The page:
1. StructMap: Elastic Distance Analysis of Electron Microscopy Maps for Studying Conformational Changes

    PubMed Central

    Sanchez Sorzano, Carlos Oscar; Alvarez-Cabrera, Ana Lucia; Kazemi, Mohsen; Carazo, Jose María; Jonić, Slavica

    2016-01-01

    Single-particle electron microscopy (EM) has been shown to be very powerful for studying structures and associated conformational changes of macromolecular complexes. In the context of analyzing conformational changes of complexes, distinct EM density maps obtained by image analysis and three-dimensional (3D) reconstruction are usually analyzed in 3D for interpretation of structural differences. However, graphic visualization of these differences based on a quantitative analysis of elastic transformations (deformations) among density maps has not been done yet due to a lack of appropriate methods. Here, we present an approach that allows such visualization. This approach is based on statistical analysis of distances among elastically aligned pairs of EM maps (one map is deformed to fit the other map), and results in visualizing EM maps as points in a lower-dimensional distance space. The distances among points in the new space can be analyzed in terms of clusters or trajectories of points related to potential conformational changes. The results of the method are shown with synthetic and experimental EM maps at different resolutions. PMID:27119636

  2. Engineering and analysis of peptide-recognition domain specificities by phage display and deep sequencing.

    PubMed

    McLaughlin, Megan E; Sidhu, Sachdev S

    2013-01-01

    Protein interaction networks depend in part on the specific recognition of unstructured peptides by folded domains. Understanding how members of a domain family use a similar fold to recognize different peptide sequences selectively is a fundamental question. One way to advance our understanding of peptide recognition is to apply an existing model of peptide recognition for a particular domain toward engineering synthetic domain variants with desired properties. Successes, failures, and unintended outcomes can help refine the model and can illuminate more general principles of peptide recognition. Using the PDZ domain fold as an example, we describe methods for (1) structure-based combinatorial library design and directed evolution of domain variants and (2) specificity profiling of large repertoires of synthetic variants using multiplexed deep sequencing. Peptide-binding preferences for hundreds of variants can be decoded in parallel, enabling comparisons between different library designs and selection pressures. The tremendous depth of coverage of the binding peptide profiles also permits robust computational analysis. This approach to studying peptide recognition can be applied to other domains and to a variety of structural and functional models by tailoring the combinatorial library design and selection pressures accordingly. Copyright © 2013 Elsevier Inc. All rights reserved.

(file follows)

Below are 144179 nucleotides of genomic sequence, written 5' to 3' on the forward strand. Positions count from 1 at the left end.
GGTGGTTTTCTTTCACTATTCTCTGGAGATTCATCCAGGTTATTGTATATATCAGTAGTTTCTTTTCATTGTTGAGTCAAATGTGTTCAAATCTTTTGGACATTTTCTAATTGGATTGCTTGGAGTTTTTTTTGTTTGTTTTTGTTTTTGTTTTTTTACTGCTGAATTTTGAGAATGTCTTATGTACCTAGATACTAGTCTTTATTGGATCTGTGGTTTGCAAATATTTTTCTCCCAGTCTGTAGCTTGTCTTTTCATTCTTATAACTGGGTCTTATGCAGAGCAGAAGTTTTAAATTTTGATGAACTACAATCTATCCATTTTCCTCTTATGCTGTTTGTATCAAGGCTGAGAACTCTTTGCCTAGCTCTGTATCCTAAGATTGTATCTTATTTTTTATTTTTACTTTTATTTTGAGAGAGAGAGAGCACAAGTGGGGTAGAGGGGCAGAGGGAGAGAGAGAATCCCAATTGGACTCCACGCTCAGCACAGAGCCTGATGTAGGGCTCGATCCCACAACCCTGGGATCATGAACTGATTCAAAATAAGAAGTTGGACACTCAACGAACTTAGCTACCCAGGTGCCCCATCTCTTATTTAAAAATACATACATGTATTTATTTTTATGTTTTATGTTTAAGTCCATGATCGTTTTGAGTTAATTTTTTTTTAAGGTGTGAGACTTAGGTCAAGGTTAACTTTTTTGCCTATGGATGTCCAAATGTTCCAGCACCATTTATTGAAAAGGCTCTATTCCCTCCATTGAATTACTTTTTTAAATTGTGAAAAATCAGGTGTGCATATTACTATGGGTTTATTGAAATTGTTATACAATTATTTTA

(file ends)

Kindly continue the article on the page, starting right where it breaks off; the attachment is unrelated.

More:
3. Analysis of amino-terminal variants of amyloid-β peptides by capillary isoelectric focusing immunoassay.